Visual effects and motion graphics. If you love and really need Adobe After Effects, this is probably the one area where you won’t find a suitable equivalent. That’s fine, because Adobe offers attractive single-app licensing. While there are other options, simply none offer the depth of After Effects in a track/layer-based compositor. Apple has Motion, which is a great tool, but doesn’t tick all the boxes. Fusion and the Fusion page inside of DaVinci Resolve tackle composting by using nodes. So you work in a node-based, flowchart-style layout, rather than layers and tracks. All of these tools are powerful, but the switch from After Effects to Fusion or Motion require a complete mindset change, which most users aren’t interested in.

Editing. The best for last and in some ways, the category with the most options. Avid Media Composer continues its dominance for narrative broadcast and film editing. Like Pro Tools, there are free, perpetual, and subscription choices. Apple has been battling it out for mindshare with Final Cut Pro X, but of the group, it’s the one that is most different from a traditional NLE’s design and operation. Among the other solutions, you’ll find familiar names, including Grass Valley Edius, Magix Vegas Pro, DaVinci Resolve, and Lightworks. Even the venerable Media 100 (now owned by BorisFX) is still available for the Mac and for free!

Originally written for RedShark News

©2018 Oliver Peters

Preparing your Film for Distribution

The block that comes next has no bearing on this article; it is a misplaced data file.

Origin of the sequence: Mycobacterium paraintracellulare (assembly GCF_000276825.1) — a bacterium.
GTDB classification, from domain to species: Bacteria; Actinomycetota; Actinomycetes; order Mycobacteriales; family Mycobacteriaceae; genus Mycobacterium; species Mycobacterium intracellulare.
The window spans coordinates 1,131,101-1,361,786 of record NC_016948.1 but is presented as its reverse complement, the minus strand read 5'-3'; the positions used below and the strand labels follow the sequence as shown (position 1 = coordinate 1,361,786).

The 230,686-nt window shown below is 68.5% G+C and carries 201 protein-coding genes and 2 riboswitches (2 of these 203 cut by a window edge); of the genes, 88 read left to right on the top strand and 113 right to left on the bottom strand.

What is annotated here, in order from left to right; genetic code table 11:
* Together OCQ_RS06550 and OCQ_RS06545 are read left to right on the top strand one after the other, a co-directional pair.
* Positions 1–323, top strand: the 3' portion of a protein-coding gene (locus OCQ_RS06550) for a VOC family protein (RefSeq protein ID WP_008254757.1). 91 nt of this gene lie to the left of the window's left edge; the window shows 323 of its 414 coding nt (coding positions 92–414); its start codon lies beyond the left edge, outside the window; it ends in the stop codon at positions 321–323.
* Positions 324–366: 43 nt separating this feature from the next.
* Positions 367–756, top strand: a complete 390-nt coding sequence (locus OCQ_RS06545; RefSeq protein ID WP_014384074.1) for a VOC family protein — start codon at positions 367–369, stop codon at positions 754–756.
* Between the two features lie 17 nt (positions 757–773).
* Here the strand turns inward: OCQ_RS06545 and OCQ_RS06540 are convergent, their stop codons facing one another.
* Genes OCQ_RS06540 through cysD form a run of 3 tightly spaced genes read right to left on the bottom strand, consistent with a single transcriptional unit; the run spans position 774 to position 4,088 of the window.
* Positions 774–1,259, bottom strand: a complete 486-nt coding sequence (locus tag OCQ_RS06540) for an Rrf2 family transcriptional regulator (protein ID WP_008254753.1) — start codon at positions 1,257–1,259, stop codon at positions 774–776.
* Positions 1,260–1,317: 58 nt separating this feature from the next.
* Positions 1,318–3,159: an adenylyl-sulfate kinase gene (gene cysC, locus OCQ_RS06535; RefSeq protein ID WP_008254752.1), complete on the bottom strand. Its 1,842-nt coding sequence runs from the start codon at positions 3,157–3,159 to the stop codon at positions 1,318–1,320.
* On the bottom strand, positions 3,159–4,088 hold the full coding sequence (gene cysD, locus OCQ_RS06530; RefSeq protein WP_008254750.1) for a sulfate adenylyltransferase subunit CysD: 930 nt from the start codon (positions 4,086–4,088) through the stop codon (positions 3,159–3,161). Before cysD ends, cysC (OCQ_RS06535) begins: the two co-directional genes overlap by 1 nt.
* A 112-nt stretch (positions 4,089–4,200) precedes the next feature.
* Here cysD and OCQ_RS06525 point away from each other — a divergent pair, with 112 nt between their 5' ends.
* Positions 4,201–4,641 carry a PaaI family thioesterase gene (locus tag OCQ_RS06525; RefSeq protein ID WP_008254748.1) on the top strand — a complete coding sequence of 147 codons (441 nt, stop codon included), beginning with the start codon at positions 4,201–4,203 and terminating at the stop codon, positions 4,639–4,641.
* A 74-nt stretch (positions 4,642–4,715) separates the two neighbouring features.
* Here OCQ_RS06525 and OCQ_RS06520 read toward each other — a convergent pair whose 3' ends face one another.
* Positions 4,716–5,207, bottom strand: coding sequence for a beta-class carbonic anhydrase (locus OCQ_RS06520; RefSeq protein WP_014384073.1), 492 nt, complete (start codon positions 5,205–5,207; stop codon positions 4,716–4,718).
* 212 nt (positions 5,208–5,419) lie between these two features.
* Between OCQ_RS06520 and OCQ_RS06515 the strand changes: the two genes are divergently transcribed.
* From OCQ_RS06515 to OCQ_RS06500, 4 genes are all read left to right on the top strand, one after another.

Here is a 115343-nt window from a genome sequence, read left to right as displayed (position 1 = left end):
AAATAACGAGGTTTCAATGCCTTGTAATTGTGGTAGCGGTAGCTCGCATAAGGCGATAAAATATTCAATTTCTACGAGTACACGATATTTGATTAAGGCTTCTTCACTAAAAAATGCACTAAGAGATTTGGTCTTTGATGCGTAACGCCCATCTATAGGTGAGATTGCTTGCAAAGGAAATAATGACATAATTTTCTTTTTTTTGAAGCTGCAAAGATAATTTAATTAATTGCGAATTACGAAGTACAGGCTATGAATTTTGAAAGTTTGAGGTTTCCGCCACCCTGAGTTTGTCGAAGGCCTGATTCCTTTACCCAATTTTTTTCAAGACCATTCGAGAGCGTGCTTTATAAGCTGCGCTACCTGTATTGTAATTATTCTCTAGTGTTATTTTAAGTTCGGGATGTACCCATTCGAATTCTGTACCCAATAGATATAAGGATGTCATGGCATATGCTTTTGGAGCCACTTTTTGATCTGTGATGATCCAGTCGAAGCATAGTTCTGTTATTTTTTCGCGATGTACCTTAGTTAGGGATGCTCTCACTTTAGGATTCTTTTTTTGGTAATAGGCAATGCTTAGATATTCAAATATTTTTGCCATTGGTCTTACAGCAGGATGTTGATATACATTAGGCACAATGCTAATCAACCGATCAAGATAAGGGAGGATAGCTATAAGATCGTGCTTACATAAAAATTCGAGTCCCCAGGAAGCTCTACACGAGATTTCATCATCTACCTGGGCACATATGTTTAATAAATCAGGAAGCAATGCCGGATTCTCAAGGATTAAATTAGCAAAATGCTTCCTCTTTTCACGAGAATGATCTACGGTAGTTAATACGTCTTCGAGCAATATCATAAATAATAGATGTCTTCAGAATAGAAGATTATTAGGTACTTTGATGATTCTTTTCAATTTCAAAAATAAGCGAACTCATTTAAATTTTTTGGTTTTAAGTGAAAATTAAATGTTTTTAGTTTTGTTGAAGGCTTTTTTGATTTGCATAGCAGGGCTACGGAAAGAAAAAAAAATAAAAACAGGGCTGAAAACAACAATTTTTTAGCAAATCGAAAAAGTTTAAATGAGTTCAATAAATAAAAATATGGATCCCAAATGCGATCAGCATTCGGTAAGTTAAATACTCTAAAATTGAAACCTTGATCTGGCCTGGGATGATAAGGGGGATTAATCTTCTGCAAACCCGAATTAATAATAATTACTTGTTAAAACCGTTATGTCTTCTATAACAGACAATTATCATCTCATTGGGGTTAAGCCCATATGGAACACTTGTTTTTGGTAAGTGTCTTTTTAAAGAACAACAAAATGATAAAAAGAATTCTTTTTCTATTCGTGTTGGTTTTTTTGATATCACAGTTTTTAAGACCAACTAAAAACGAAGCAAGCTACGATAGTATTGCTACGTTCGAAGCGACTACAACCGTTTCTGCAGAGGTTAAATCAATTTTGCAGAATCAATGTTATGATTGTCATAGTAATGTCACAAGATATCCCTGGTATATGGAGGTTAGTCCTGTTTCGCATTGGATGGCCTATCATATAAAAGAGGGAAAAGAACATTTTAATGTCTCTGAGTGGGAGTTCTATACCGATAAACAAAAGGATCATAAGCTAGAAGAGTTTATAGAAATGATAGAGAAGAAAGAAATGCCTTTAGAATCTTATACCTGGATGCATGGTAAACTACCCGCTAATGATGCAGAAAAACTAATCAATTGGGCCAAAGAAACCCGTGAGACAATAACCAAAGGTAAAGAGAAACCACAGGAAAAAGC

First-time filmmakers are elated when their film finally gets picked up for distribution. But the hardest work may be next. Preparing your film and companion materials can be a very detailed and complex endeavor if you didn’t plan for it properly from the outset. While each distributor and/or network has slightly different specs, the general requirements are the same. Here are the more common ones.

1. Film master. Supplying a master file is self-evident, but the exact details are not consistent across the board. Usually some additional post will be required when you get distribution. You will need to add the distributor’s logo animation up front, make sure the first video starts at a specified timecode, and that you have audio channels in a certain configuration (see Item 2).

In spite of the buzz over 4K, many distributors still want 1920×1080 files at 23.98fps (or possibly 24.0fps) – usually in the Apple ProResHQ* video codec. The frame rate may differ for broadcast-oriented films, such as documentaries. In that case, 29.97fps might be required. Also, some international distributors will require 25.0fps. If you have any titles over the picture, then “textless” material must also be supplied. Generally, you can add those sections, such as the video under opening titles, at the end of the master, following the end credits of the film.

*Occasionally film festivals and some distributors will also require a DCP package instead of a single QuickTime or MXF master file.

2. Audio mixes and tracks. Stereo and/or 5.1 surround mixes are the most commonly requested audio configurations. You’ll often be asked to supply both the full mixes and the “stems”. The latter are separate submixes of only dialogue, sound effects, and music. Some distributors want these stems as separate files, while others want them attached to the master file. These are easy to supply if the film was originally mixed with that in mind. But if your mixer only produced a final mix, then it’s a lot harder to go back and get new stem tracks. A typical channel assignment on a delivery master is eight tracks for the 5.1 surround mix (L, R, C, LFE, Ls, Rs), the stereo mix (left, right), and a stereo M&E mix (combined music and effects, minus the dialogue).